University Instructor Shares Thoughts on Super Bowl Ad Trends

Updated: Feb. 4, 2021 at 7:33 PM EST
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SAVANNAH, Ga. (WTOC) - It’s no secret that the advertisements can draw just as much attention from viewers as the game does.

For years, students at the University of South Carolina have studied what makes these ads different as well as how they make an impact in the popular “Super Bowl Advertising” course.

Between the Coronavirus and its effects to the social and political unrest of the past year, advertisements could look different this year. We asked the course’s instructor, Russ Gottwald, what trends he predicts will show up in Sunday night’s ads.

“I think we’re going to see some that have some real gallows humor about just the sheer unmitigated nightmare that was 2020 and the fact that 2021 seems like its bidding to tell 2020 to hold its beer. I think you’re going to see some that are more of that ‘half time in America,’ ‘God made a farmer,’ or really really again bordering on sentimentality as far as whether it’s healthcare workers, the supply chain workers, the folks that are essential in making sure that we all get delivered all this stuff that we have to order now because we can’t go anywhere else to do it.”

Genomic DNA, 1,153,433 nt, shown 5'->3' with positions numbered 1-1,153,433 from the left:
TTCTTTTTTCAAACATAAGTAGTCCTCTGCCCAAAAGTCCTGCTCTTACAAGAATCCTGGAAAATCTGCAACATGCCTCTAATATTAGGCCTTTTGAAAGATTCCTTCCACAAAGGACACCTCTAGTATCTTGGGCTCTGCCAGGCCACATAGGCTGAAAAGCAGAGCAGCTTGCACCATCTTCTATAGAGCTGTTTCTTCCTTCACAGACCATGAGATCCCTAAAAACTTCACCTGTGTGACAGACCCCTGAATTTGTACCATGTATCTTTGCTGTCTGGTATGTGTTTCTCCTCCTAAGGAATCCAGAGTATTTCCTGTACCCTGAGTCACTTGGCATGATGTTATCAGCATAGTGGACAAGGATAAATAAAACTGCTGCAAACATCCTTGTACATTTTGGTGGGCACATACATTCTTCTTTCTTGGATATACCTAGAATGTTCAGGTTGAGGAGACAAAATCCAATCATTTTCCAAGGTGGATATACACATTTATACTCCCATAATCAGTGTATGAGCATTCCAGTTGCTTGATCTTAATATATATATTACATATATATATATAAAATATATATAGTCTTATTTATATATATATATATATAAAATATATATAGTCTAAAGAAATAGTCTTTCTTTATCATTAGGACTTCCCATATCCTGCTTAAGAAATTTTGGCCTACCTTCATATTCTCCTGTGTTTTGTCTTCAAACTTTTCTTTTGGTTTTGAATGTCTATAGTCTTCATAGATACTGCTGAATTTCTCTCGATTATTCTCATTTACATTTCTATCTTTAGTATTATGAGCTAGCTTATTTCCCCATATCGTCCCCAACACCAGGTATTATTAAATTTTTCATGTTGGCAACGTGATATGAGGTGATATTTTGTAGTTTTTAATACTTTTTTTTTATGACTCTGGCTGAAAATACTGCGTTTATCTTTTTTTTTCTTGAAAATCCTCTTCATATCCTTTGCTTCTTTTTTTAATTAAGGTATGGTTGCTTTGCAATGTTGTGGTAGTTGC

Gottwald says these ads are a large investment and big business opportunity for brands. They provide companies with a unique chance to leave a lasting impression on the consumer.

“You’re talking about an event where the viewership is going to be somewhere north of 200 million people. It is an audience that doesn’t even have a close cousin in terms of how big it is. It’s an opportunity to do types of work for commercials that very rarely you would have the justification to do, whether in terms of budget or in terms of the types of creative that you do.”

That’s why he believes many companies who have taken a hit during the pandemic may be even more inclined to spend the money required to advertise on this big platform despite the profits they lost this year.

“I think there what it boils down to is what they think the return investment from advertising is. If its a company that thinks they need to keep their brand top of mind amongst people who aren’t going to be exposed to it this year, or haven’t been exposed to it for the past year I should say, then I think those folks their CMOs and their advertising agencies and their brand managers are going to say, ‘It’s actually more important than ever that we advertise because people are going to forget about us.’”

He expects Target and other retailers that have done well during the pandemic to cut their advertising budget and produce ads for the Super Bowl that are less expensive to make and celebrate healthcare workers or other essential workers.

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